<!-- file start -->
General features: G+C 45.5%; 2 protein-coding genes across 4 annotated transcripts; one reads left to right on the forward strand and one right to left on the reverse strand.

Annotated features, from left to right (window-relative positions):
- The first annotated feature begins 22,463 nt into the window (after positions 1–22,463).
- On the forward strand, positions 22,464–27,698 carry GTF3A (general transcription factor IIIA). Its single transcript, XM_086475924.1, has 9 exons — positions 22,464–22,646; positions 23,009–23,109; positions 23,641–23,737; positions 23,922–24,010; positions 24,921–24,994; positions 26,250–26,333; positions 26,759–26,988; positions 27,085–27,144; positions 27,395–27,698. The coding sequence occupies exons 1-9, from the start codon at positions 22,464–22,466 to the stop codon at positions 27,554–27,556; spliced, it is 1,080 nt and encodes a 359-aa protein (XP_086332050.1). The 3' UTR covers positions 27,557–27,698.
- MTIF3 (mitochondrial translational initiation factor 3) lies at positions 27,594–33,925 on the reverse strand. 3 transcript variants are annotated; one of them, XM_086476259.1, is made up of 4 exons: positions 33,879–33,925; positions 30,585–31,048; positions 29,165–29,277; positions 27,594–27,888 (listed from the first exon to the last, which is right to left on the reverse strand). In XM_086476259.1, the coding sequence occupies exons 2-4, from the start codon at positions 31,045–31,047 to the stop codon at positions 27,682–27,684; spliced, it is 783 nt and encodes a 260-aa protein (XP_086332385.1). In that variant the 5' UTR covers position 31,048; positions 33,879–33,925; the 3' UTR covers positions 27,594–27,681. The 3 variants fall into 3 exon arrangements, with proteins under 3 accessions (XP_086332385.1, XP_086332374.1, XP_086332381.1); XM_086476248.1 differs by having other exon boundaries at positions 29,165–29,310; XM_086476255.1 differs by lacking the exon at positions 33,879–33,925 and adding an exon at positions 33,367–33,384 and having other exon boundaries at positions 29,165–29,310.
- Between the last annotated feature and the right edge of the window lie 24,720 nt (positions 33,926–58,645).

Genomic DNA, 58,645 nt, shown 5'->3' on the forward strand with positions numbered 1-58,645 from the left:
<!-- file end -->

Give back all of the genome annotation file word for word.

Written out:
General features: G+C 45.5%; 2 protein-coding genes across 4 annotated transcripts; one reads left to right on the forward strand and one right to left on the reverse strand.

Annotated features, from left to right (window-relative positions):
- The first annotated feature begins 22,463 nt into the window (after positions 1–22,463).
- On the forward strand, positions 22,464–27,698 carry GTF3A (general transcription factor IIIA). Its single transcript, XM_086475924.1, has 9 exons — positions 22,464–22,646; positions 23,009–23,109; positions 23,641–23,737; positions 23,922–24,010; positions 24,921–24,994; positions 26,250–26,333; positions 26,759–26,988; positions 27,085–27,144; positions 27,395–27,698. The coding sequence occupies exons 1-9, from the start codon at positions 22,464–22,466 to the stop codon at positions 27,554–27,556; spliced, it is 1,080 nt and encodes a 359-aa protein (XP_086332050.1). The 3' UTR covers positions 27,557–27,698.
- MTIF3 (mitochondrial translational initiation factor 3) lies at positions 27,594–33,925 on the reverse strand. 3 transcript variants are annotated; one of them, XM_086476259.1, is made up of 4 exons: positions 33,879–33,925; positions 30,585–31,048; positions 29,165–29,277; positions 27,594–27,888 (listed from the first exon to the last, which is right to left on the reverse strand). In XM_086476259.1, the coding sequence occupies exons 2-4, from the start codon at positions 31,045–31,047 to the stop codon at positions 27,682–27,684; spliced, it is 783 nt and encodes a 260-aa protein (XP_086332385.1). In that variant the 5' UTR covers position 31,048; positions 33,879–33,925; the 3' UTR covers positions 27,594–27,681. The 3 variants fall into 3 exon arrangements, with proteins under 3 accessions (XP_086332385.1, XP_086332374.1, XP_086332381.1); XM_086476248.1 differs by having other exon boundaries at positions 29,165–29,310; XM_086476255.1 differs by lacking the exon at positions 33,879–33,925 and adding an exon at positions 33,367–33,384 and having other exon boundaries at positions 29,165–29,310.
- Between the last annotated feature and the right edge of the window lie 24,720 nt (positions 33,926–58,645).

Genomic DNA, 58,645 nt, shown 5'->3' on the forward strand with positions numbered 1-58,645 from the left: